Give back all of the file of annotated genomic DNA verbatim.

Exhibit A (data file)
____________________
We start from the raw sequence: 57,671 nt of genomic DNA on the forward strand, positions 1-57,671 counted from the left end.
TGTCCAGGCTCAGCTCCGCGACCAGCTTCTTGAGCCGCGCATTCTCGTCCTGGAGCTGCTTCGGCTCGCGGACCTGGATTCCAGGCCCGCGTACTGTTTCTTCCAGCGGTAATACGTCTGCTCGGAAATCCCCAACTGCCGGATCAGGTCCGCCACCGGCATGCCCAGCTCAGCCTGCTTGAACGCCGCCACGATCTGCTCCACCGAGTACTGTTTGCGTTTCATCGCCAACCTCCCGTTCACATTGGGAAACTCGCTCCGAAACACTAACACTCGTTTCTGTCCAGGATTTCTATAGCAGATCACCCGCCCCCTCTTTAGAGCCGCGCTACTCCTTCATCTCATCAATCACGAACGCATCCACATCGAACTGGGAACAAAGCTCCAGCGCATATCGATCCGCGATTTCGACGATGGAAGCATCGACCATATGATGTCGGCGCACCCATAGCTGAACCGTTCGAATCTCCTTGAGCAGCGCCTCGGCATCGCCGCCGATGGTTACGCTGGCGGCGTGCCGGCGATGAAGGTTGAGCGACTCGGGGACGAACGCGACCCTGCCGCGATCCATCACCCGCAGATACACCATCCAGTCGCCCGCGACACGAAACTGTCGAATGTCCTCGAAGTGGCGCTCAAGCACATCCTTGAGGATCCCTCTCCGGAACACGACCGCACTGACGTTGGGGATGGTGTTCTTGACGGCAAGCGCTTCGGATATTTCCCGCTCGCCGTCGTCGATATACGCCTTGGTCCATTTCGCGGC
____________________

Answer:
We start from the raw sequence: 57,671 nt of genomic DNA on the forward strand, positions 1-57,671 counted from the left end.
TGTCCAGGCTCAGCTCCGCGACCAGCTTCTTGAGCCGCGCATTCTCGTCCTGGAGCTGCTTCGGCTCGCGGACCTGGATTCCAGGCCCGCGTACTGTTTCTTCCAGCGGTAATACGTCTGCTCGGAAATCCCCAACTGCCGGATCAGGTCCGCCACCGGCATGCCCAGCTCAGCCTGCTTGAACGCCGCCACGATCTGCTCCACCGAGTACTGTTTGCGTTTCATCGCCAACCTCCCGTTCACATTGGGAAACTCGCTCCGAAACACTAACACTCGTTTCTGTCCAGGATTTCTATAGCAGATCACCCGCCCCCTCTTTAGAGCCGCGCTACTCCTTCATCTCATCAATCACGAACGCATCCACATCGAACTGGGAACAAAGCTCCAGCGCATATCGATCCGCGATTTCGACGATGGAAGCATCGACCATATGATGTCGGCGCACCCATAGCTGAACCGTTCGAATCTCCTTGAGCAGCGCCTCGGCATCGCCGCCGATGGTTACGCTGGCGGCGTGCCGGCGATGAAGGTTGAGCGACTCGGGGACGAACGCGACCCTGCCGCGATCCATCACCCGCAGATACACCATCCAGTCGCCCGCGACACGAAACTGTCGAATGTCCTCGAAGTGGCGCTCAAGCACATCCTTGAGGATCCCTCTCCGGAACACGACCGCACTGACGTTGGGGATGGTGTTCTTGACGGCAAGCGCTTCGGATATTTCCCGCTCGCCGTCGTCGATATACGCCTTGGTCCATTTCGCGGC